5 Revolutionizing Technologies in Construction
We've all been hearing a great deal about how construction management is being enhanced and improved by emerging technologies. Indeed, many of you reading this can probably think of examples of ways that you’re currently employing all the new technology in construction job sites, from hybrid vehicles to software that snaps selfies. Since we're also an industry that's reluctant to try new ways of doing things, your willingness to do this is good news. But that technology you may be using now is but the tip of the iceberg. There are a number of new construction technologies either available now or in the pipeline that one day soon will be as ubiquitous on a construction site as scaffolding.
Augmented Reality (AR) Devices Have you been brushing up on your Pokémon Go? Because this technology, which allows graphic images to be superimposed over what you're seeing, is available now for construction use. So why aren't you seeing your construction superintendent walking around the site wearing a glorified Viewmaster? Some production problems continue to dog AR viewers, but a larger problem is that the industry isn't yet embracing this technology. Hopefully this will soon change, as blueprints, as-builts, and other construction paperwork in AR form can make sites both more efficient and safer.
Drones Drones! They're cool! They're controversial! And while the FAA is still hammering out some fine points, they're now acceptable for commercial use, including on construction sites. Given that drones can be employed there for mapping, photography, project monitoring, and even deliveries, from a project management standpoint, these devices could be very useful in saving time and money. Just be aware that strict rules continue to govern drone use, and a designated pilot and plenty of liability insurance are musts when using them.
3-D Printers No, all the bugs aren't out of these devices yet. And some legal and ethical questions remain concerning their use. But don't expect these "printers" to be going anywhere either, especially in construction. It's anticipated that these machines will be used for "additive manufacturing" rather than create a building from soup to nuts (or nails to drywall), but even when just used for producing components, 3-D printers can provide considerable benefits. And as London's FreeForm Project pointed out, these printers also produce impressive and detailed 3-D architectural models.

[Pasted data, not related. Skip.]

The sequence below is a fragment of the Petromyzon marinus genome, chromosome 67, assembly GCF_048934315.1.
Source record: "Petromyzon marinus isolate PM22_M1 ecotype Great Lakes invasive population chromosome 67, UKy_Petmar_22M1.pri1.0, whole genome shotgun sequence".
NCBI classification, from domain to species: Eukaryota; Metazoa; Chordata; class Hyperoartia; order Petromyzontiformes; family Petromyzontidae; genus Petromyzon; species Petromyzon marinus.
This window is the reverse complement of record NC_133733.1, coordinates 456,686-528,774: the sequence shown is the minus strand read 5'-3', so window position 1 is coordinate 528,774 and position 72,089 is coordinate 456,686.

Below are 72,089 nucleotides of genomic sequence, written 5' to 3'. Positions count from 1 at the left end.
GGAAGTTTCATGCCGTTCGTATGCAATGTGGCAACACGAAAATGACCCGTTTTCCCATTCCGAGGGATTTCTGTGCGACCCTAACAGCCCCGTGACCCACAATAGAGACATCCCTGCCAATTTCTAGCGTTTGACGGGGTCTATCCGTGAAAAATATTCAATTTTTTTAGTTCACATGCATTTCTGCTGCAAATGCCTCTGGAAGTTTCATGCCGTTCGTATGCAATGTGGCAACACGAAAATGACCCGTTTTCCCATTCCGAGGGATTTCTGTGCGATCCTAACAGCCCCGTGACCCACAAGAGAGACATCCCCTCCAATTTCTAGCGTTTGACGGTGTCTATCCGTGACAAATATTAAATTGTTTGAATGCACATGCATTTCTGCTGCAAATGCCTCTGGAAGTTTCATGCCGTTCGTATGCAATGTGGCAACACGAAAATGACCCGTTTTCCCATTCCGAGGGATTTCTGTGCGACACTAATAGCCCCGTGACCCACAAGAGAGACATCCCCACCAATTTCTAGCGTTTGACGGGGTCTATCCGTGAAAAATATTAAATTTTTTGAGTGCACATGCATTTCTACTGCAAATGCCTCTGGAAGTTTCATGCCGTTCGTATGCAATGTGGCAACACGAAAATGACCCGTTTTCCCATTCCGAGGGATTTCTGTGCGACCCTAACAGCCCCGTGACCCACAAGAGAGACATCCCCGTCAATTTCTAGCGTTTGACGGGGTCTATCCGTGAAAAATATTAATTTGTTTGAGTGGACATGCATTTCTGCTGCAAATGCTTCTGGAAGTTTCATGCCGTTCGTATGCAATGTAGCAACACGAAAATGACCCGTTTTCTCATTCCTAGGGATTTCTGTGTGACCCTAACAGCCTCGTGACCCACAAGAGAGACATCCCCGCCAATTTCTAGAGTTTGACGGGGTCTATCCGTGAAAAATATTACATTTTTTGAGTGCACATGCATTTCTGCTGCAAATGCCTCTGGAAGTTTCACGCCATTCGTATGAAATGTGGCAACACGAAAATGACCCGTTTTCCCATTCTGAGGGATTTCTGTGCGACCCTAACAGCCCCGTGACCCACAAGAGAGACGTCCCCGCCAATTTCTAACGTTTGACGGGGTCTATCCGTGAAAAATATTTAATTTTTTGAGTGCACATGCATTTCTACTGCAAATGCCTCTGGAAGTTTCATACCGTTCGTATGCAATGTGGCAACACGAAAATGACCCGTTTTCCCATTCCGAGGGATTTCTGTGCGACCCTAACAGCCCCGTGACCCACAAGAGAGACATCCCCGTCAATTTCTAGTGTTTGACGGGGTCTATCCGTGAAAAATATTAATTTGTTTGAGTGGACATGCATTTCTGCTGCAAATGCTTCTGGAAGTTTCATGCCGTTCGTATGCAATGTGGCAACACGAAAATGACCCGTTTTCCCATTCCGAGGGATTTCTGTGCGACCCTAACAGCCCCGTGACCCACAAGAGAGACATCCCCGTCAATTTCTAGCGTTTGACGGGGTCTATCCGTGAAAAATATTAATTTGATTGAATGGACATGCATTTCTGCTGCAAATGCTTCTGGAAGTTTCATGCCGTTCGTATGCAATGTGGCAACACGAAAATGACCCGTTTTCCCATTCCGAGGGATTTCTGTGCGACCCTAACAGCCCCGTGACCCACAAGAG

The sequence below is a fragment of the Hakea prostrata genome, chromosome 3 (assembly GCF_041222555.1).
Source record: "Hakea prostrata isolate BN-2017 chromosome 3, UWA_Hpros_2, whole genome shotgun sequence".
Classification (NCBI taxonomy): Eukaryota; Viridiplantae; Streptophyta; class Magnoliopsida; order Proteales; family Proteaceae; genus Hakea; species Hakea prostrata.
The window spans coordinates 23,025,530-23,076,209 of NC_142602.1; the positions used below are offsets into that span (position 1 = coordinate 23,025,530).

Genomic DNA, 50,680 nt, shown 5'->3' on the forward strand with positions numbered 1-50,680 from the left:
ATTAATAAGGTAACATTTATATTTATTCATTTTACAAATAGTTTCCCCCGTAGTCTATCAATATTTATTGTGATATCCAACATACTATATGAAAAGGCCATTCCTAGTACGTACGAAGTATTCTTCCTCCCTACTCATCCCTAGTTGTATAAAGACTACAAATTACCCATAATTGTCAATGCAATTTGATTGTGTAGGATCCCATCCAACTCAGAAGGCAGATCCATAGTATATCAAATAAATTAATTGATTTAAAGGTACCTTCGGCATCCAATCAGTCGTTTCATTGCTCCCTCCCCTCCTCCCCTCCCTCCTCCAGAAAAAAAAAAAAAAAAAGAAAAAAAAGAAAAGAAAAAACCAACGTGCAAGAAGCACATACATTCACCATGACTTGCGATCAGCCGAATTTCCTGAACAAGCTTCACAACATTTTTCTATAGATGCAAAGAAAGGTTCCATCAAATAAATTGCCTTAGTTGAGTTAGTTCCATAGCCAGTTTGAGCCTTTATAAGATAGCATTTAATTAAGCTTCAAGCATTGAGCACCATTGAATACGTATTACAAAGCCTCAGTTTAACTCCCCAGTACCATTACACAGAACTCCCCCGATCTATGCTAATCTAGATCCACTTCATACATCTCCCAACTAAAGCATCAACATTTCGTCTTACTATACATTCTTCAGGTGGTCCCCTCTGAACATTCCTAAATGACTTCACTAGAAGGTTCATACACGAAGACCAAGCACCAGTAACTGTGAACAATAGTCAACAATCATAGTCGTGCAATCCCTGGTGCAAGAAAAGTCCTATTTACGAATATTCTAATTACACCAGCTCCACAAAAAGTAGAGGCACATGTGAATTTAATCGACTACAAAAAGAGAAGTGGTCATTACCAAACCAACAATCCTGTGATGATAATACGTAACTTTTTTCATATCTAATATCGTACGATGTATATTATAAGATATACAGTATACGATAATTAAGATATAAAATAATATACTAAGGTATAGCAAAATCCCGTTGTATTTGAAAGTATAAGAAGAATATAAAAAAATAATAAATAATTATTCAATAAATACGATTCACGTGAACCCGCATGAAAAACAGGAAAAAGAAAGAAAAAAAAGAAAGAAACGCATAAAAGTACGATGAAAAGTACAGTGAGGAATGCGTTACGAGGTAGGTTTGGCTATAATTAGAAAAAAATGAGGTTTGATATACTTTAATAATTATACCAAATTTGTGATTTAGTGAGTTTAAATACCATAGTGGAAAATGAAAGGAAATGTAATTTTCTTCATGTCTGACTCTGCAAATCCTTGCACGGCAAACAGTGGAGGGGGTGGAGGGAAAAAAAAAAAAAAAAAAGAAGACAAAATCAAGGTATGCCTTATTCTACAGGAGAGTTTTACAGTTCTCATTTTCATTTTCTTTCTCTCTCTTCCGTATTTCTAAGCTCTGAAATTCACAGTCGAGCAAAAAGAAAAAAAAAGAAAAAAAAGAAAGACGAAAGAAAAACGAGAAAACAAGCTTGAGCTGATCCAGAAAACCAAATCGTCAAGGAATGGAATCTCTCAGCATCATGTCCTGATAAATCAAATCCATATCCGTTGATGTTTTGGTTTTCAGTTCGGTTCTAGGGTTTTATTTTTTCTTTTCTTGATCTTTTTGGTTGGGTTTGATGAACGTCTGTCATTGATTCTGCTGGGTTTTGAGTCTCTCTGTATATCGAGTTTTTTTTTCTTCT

Multi-Tasking Vehicles These self-operated vehicles aren't making coffee runs yet, but they're currently striping asphalt and hauling and placing equipment on American highways, and transporting materials for an Australian mining company. While these vehicles will continue to have at least a "remote" human operator, they're already cutting down on the need for manpower, reducing fatigue, and increasing productivity.
Mobile Technology Everyone's got at least one device, and they're not just for texting or game playing anymore. Applications like Raken for daily construction reporting means that this paperwork can be completed far more accurately and quickly than with conventional methods. And in addition to construction daily reports, software programs like Raken can be used to produce crisp photographs and streaming video, monitor and provide updates to work in the field, and track employee hours. Raken allows all of this data to be compiled into a single report as well. So construction management should embrace this and other emerging technologies, as they’re leading the industry down a more prosperous and efficient road. Learn more about the new innovations in the construction industry on our blog.